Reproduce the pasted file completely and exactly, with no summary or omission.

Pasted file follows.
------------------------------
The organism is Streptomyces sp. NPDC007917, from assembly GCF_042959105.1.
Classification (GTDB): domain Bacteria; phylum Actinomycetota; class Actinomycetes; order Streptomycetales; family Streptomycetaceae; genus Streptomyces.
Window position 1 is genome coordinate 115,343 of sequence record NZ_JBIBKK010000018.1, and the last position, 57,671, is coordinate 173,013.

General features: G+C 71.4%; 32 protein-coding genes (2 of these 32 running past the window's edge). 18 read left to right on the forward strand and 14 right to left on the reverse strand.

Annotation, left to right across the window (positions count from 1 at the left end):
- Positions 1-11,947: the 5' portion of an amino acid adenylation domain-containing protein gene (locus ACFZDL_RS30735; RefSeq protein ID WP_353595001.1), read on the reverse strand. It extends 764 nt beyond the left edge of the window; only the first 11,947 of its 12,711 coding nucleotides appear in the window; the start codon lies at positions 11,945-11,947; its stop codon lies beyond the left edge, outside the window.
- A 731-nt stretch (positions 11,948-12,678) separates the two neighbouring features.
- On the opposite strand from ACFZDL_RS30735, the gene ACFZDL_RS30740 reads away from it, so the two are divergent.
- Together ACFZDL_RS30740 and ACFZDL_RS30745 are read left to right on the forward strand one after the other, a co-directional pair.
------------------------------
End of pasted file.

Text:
The organism is Streptomyces sp. NPDC007917, from assembly GCF_042959105.1.
Classification (GTDB): domain Bacteria; phylum Actinomycetota; class Actinomycetes; order Streptomycetales; family Streptomycetaceae; genus Streptomyces.
Window position 1 is genome coordinate 115,343 of sequence record NZ_JBIBKK010000018.1, and the last position, 57,671, is coordinate 173,013.

General features: G+C 71.4%; 32 protein-coding genes (2 of these 32 running past the window's edge). 18 read left to right on the forward strand and 14 right to left on the reverse strand.

Annotation, left to right across the window (positions count from 1 at the left end):
- Positions 1-11,947: the 5' portion of an amino acid adenylation domain-containing protein gene (locus ACFZDL_RS30735; RefSeq protein ID WP_353595001.1), read on the reverse strand. It extends 764 nt beyond the left edge of the window; only the first 11,947 of its 12,711 coding nucleotides appear in the window; the start codon lies at positions 11,945-11,947; its stop codon lies beyond the left edge, outside the window.
- A 731-nt stretch (positions 11,948-12,678) separates the two neighbouring features.
- On the opposite strand from ACFZDL_RS30735, the gene ACFZDL_RS30740 reads away from it, so the two are divergent.
- Together ACFZDL_RS30740 and ACFZDL_RS30745 are read left to right on the forward strand one after the other, a co-directional pair.